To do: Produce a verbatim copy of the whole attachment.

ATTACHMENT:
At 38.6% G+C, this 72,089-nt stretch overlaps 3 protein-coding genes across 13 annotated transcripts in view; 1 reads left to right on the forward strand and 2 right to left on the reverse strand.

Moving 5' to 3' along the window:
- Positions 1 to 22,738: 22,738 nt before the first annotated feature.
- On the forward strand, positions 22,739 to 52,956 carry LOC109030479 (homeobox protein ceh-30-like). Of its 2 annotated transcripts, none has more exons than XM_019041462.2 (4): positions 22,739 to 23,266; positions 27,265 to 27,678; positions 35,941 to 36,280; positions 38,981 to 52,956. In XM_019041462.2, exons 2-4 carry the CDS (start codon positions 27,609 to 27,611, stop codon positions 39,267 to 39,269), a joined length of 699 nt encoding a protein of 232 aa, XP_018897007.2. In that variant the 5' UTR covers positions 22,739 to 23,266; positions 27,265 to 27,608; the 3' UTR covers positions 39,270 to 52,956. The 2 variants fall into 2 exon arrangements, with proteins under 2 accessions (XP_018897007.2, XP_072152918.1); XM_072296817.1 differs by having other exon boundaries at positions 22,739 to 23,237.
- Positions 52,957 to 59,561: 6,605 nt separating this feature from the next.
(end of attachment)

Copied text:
At 38.6% G+C, this 72,089-nt stretch overlaps 3 protein-coding genes across 13 annotated transcripts in view; 1 reads left to right on the forward strand and 2 right to left on the reverse strand.

Moving 5' to 3' along the window:
- Positions 1 to 22,738: 22,738 nt before the first annotated feature.
- On the forward strand, positions 22,739 to 52,956 carry LOC109030479 (homeobox protein ceh-30-like). Of its 2 annotated transcripts, none has more exons than XM_019041462.2 (4): positions 22,739 to 23,266; positions 27,265 to 27,678; positions 35,941 to 36,280; positions 38,981 to 52,956. In XM_019041462.2, exons 2-4 carry the CDS (start codon positions 27,609 to 27,611, stop codon positions 39,267 to 39,269), a joined length of 699 nt encoding a protein of 232 aa, XP_018897007.2. In that variant the 5' UTR covers positions 22,739 to 23,266; positions 27,265 to 27,608; the 3' UTR covers positions 39,270 to 52,956. The 2 variants fall into 2 exon arrangements, with proteins under 2 accessions (XP_018897007.2, XP_072152918.1); XM_072296817.1 differs by having other exon boundaries at positions 22,739 to 23,237.
- Positions 52,957 to 59,561: 6,605 nt separating this feature from the next.